British Journal of Aesthetics 51 (1):31-49 (2011)

Max De Gaynesford
University of Reading
If philosophy and poetry are to illuminate each other, we should first understand their tendencies to mutual antipathy. Examining mutual misapprehension is part of this task. J. L. Austin's remarks on poetry offer one such point of entry: they are often cited by poets and critics as an example of philosophy's blindness to poetry. These remarks are complex and their purpose obscure—more so than those who take exception to them usually allow or admit. But it is reasonable to think that, for all his levity at their expense, what Austin offers poets is exemption from forms of commitment. Since such exemption is precisely what poets and critics have sought, this diagnosis is eirenic. This exemption has a price, but it may be affordable.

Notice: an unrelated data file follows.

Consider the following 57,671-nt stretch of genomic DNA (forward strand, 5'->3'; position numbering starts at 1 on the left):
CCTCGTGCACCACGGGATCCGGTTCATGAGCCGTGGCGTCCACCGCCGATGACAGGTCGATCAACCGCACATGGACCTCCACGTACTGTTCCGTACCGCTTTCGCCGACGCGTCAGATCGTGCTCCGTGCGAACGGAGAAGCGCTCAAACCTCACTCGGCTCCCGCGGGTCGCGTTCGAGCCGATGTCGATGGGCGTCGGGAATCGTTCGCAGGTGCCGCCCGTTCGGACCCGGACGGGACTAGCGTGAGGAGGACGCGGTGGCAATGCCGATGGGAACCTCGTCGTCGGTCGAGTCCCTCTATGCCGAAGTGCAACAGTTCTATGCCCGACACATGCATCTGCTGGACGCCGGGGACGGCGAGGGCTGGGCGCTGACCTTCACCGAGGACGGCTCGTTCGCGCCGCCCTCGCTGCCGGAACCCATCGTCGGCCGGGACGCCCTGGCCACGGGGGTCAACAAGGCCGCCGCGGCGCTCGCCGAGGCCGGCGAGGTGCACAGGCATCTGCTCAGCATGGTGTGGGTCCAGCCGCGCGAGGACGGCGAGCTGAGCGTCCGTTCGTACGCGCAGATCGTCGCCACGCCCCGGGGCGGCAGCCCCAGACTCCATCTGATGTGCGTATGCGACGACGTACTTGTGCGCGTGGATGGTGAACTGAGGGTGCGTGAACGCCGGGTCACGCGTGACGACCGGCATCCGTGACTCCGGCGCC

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DOI 10.1093/aesthj/ayq045
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Uptake in Action.Maximilian De Gaynesford - 2017 - In Savas L. Tsohatzidis (ed.), Interpreting J. L. Austin: Critical Essays. Cambridge, U.K: Cambridge University Press.

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